Former Sinn Féin leader Eamon de Valera must be spinning in his grave with laughter at the thought of his party laying the foundations for another 1918 election landslide.
Yes, you read correct. I said 1918. World War One had just ended the previous month and the United Kingdom went from war footing to election mode.
Sinn Féin was only 13 years old and the Irish Volunteers had really screwed up their Rising of two years previous.
Ireland was one nation under the British Empire and had 105 seats in the Westminster House of Commons.
De Valera survived 1916's executions and arrests which propelled Sinn Féin from the butt of Dublin Catholic venom in 1916 to the largest political movement in Ireland two years later.
That 1918 election saw Sinn Féin capture a massive 47% of the entire vote across the island, giving it 73 of those 105 seats.
Until then, Irish nationalism was represented for decades by the Irish Parliamentary Party, but 1918 saw it all but wiped.
The British and Irish governments have created another de Valera with the arrest, questioning and release of Sinn Féin president and Louth TD Gerry Adams.
A sympathy vote for Adams could see the Shinners winning seats they could only dream about last month.
When Sinn Féin entered the Stormont power-sharing Executive with Paisley's DUP in 2007, it must have realised the Northern Assembly would be a very unstable institution.
Maybe the Shinners were reading the Bible, and the 'Good Book's' warning about what happens to those who build their homes on sand, rather than on solid rock?
A united Ireland will not be achieved through victory at Stormont; it will be brought about by being part of a Dáil government.
Look at the Scottish lesson. Scottish nationalists did not gain their referendum on independence by winning seats in London.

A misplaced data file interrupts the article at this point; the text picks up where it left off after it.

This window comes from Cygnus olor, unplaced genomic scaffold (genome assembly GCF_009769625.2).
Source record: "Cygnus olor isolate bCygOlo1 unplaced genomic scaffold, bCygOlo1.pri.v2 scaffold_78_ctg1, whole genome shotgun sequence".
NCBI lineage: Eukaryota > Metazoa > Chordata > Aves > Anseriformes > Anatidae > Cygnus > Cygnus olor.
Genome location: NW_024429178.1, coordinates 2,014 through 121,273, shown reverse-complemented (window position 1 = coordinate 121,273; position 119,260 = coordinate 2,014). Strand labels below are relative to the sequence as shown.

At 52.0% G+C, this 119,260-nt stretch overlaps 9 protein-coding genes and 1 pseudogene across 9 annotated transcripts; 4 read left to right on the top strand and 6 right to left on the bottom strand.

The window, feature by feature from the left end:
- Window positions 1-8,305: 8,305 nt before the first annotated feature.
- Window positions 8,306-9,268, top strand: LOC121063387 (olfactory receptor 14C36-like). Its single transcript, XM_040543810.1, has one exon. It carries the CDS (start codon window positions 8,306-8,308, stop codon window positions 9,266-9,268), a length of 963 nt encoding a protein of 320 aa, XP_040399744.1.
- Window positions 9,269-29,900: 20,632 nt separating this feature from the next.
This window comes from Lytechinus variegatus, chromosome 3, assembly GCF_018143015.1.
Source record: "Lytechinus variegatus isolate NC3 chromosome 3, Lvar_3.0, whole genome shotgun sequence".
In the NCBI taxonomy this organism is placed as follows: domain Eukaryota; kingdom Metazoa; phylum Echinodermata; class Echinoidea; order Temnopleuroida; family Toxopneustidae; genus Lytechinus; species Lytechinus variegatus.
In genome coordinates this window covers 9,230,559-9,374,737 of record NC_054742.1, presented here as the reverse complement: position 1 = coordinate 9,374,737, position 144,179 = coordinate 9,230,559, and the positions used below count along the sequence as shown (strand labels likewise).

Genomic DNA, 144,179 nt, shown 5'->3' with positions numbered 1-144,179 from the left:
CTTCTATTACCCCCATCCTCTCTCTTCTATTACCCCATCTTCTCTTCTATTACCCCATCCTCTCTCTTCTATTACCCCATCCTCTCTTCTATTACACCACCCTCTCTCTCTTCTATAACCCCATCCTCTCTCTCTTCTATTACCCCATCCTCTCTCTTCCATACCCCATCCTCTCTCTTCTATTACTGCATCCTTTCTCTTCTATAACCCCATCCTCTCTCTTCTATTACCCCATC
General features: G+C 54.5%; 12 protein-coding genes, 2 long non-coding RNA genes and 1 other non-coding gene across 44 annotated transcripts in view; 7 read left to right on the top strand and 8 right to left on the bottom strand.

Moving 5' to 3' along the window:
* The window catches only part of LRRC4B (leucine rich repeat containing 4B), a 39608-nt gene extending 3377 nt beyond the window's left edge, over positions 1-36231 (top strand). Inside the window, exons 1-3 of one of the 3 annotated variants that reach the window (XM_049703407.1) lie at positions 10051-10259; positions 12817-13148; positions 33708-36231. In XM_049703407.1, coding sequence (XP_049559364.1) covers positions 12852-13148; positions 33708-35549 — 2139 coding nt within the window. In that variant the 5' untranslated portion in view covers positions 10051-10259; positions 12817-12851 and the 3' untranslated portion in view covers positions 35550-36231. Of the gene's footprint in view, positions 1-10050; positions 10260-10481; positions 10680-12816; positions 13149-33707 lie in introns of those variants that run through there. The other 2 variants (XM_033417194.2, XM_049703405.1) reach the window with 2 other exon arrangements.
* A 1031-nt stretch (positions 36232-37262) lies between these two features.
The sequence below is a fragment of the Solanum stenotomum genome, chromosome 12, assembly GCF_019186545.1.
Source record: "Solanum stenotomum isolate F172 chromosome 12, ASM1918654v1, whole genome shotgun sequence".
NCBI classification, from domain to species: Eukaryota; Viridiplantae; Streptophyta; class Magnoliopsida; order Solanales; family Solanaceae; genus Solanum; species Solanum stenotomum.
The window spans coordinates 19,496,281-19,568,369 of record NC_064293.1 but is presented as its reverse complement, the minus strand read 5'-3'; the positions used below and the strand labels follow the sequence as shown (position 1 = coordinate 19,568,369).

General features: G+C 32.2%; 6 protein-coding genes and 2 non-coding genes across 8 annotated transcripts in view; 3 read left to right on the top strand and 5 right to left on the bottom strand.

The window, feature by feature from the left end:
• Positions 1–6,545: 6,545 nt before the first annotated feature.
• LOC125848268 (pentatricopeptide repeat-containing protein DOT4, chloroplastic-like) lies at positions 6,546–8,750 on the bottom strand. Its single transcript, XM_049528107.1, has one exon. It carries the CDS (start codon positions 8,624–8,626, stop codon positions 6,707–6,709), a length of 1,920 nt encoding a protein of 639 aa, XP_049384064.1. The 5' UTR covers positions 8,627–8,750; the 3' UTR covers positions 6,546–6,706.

Scottish First Minister Alex Salmond's SNP is one step away from quitting the Union by winning seats – and becoming the majority party – in the Scottish devolved government in Edinburgh.
Likewise, Martin McGuinness becoming First Minister at Stormont in 2016 with Sinn Féin as the largest Assembly party will not guarantee Irish unity.
Sinn Féin must win Dáil seats. The Adams arrest could well position the party to at least becoming a minority government partner in the next Dail.
That could never happen, you sneer! Leinster House currently has a Right-wing Fine Gael coalition with a Left-wing Labour partner.
In Britain, the Tories share power with the Liberal Democrats, so why not a Fianna Fáil/Sinn Féin coalition as the next Dail, with Adams – or Mary Lou – as Tanaiste?
But the scars of the Irish Civil War in the 1920s run deep. There are many nationalists across Ireland who never want the Shinners to be in power again, especially in the South.
For this brand of Southern nationalism, it's all very well Sinn Féin winning Stormont and Westminster seats. This makes Sinn Féin a Brit problem!
But when the TDs start stacking up in Leinster House, the alarm bells begin ringing and the ghosts of 1918 return to haunt Irish politics.
If the Irish and Brit grey suits thought attacking Adams would derail the Shinners, they badly misfired long-term.
If Alex Salmond can lead the SNP from the political fringes to government at Holyrood, Adams can take Sinn Féin to becoming the majority partner in a Dáil coalition.
In the meantime, Marty McG must become Stormont First Minister and the Shinners need to take their Commons seats.
What will block Irish unity are the Tories and UKIP merging with Nigel Farage as Prime Minister! Don't laugh, English politics is the art of the totally weird!